Where's the bill for multinationals that benefitted from PwC’s breach?

Posted on 16 Jul 2023

By Denis Moriarty, group managing director, Our Community

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PwC continues to face close scrutiny over its breach of confidentiality with the federal government.

There’s been a lot of fuss recently about accounting firm PricewaterhouseCoopers’ approach to tax law.

The story, briefly, is that a PwC partner was asked by the Australian Taxation Office to help the federal government design tougher multinational tax laws.

The PwC member signed confidentiality agreements with the Australian government, but still fed intelligence on the government plans to PwC personnel in Australia and abroad. PwC used that information to give US companies an early warning of the changes and advise them of ways around them.

It almost goes without saying that making a lot of fuss about a multinational vampire squid firm like PwC (and why is Mr Waterhouse having to make do with a lower-case moniker? Did he vote Labor at some point in his life?) is a great improvement on making a lot of fuss about unions, say, or youth gangs, and I can’t deny that seeing PwC trying to wipe dog poo off its boots with the host’s damask tablecloth gives me a lot of pleasure, but I still feel that we may here have got hold of the wrong end of the stick.

Denis Moriarty
Our Community group managing director Denis Moriarty

What the government had been trying to do, after all, was to identify some kinds of tax evasion and made them illegal. If the government had managed to achieve that, it wouldn’t have mattered what PwC’s moles had told their clients: finding a way around would have been illegal, and they wouldn’t have been able to do it.

No, the only point of telling PwC clients about the issue at all is that the legislative drafters had apparently left a gap in the minefield, meaning PwC could lay out a white tape and shepherd multinationals along it – a way to do more or less the thing that the ATO was trying to stop while avoiding legal sanctions. If there was such a gap, then it wouldn’t be illegal, except for that awkward confidentiality agreement, to recommend it to clients, and it wouldn’t be illegal for the fat cats to dance through it singing rugby songs and making obscene gestures at the public servants on either side.

When I say that we’ve got the wrong end of the stick, I mean that the stick seems to be being laid across the shoulders of PwC exclusively, rather than across those of the unprincipled antisocial exploitative companies that benefited from its misfeasance.

Did these possible workarounds come up in the ATO discussions on the new laws? Did PwC put forward a flawed fix, one that left loopholes, or did it just make a note on its cuff when the loophole appeared? Why didn’t the public servants across the table notice PwC’s eyes light up at section (II)(d)(2)(iv), and resolve to have another look at that paragraph?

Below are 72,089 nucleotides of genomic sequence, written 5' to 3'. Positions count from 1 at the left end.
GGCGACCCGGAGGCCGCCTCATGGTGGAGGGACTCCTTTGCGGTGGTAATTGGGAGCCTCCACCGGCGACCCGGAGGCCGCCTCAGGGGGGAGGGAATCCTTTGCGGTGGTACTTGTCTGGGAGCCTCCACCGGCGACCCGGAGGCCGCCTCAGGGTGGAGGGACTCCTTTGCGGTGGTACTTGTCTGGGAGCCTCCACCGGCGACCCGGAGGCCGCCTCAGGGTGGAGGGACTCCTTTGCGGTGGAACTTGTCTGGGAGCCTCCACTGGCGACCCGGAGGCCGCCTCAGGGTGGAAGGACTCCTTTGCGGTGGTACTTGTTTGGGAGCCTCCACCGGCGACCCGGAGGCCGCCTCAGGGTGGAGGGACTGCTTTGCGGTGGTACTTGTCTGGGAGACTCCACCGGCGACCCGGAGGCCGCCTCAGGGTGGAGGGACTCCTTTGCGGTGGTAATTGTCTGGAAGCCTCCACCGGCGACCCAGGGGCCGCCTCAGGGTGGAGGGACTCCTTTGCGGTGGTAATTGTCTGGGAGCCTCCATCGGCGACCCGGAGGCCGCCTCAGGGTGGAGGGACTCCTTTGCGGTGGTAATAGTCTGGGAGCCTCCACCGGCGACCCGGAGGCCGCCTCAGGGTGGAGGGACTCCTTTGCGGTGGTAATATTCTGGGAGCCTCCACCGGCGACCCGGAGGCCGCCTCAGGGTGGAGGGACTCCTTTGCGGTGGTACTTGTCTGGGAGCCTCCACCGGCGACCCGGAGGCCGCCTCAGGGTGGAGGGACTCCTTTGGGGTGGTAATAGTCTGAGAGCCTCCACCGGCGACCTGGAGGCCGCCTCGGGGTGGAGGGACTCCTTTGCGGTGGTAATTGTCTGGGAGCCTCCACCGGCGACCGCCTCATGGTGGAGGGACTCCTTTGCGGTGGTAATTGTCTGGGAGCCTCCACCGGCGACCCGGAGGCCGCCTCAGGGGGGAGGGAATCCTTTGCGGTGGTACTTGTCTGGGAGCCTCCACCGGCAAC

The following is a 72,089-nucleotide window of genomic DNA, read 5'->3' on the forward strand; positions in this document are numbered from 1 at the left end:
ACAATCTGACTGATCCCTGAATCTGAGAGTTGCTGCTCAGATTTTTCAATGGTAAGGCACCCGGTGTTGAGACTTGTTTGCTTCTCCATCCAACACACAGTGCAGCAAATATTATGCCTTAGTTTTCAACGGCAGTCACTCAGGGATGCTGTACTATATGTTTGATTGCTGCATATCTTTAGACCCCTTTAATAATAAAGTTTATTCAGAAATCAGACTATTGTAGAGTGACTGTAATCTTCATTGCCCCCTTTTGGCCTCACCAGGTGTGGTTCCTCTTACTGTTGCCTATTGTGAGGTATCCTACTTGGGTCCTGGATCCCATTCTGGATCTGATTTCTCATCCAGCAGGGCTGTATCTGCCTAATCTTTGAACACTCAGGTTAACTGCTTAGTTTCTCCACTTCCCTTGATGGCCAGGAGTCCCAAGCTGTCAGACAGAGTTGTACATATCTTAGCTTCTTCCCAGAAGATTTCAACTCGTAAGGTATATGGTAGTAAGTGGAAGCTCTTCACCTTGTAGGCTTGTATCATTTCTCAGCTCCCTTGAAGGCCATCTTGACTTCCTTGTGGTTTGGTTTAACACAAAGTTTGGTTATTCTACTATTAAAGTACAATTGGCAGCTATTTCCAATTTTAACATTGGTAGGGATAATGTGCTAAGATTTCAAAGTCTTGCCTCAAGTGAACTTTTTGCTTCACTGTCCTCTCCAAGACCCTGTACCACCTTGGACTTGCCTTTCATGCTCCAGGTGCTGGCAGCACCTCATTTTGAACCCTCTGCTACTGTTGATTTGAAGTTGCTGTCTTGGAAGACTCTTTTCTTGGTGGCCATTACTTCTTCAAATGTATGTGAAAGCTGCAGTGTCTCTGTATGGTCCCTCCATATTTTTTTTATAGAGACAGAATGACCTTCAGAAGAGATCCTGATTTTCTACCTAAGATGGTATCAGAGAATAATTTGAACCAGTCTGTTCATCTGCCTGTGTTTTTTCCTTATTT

Pushing the stick a bit further in, why can’t we fix the problem now? Why can’t we have a keen posse of legislative correctors putting out weekly updates to the tax laws every time a gap becomes evident?

Australian courts tend to look at the precise terms of an Act and take very little notice of the intentions of the parliament that passed it or the government that produced it. It’s a system designed to protect humble citizens against government tyranny, and as such it’s not much chop for reducing overmighty subjects who can outlawyer most governments.

There’s something to be said for the tax system operated by one medieval ruler, as reported by novelist Norman Douglas in South Wind. It was strikingly informal. You paid each year as much tax as you thought was fair and right. The amount was entirely up to you: nobody would dream of pressuring you on the topic. You took it in to the court on the first of July in a little bag and spread it on the table in front of the Duke, and if he didn’t think it was enough he signalled a flunkey to cut your left hand off.

On the whole, people preferred to err on the side of safety, and most of them kept their hands.

If it is that hard to close these loopholes, can’t the government at least let us launch our own assaults against the people who are taking advantage of our Treasury?

Never mind, for the moment, the names of the PwC partners who knew about the scandal: what are the names of the multinationals who were advised to take advantage of it? How much tax do they pay? By definition, almost, they haven’t done anything illegal, but that doesn’t mean we should still be doing business with them.

I want an Australia that works, and that’ll cost money – taxes, in fact. Companies that aren’t willing to pay that price should be put to the question until they are.

Denis Moriarty is group managing director of Our Community.

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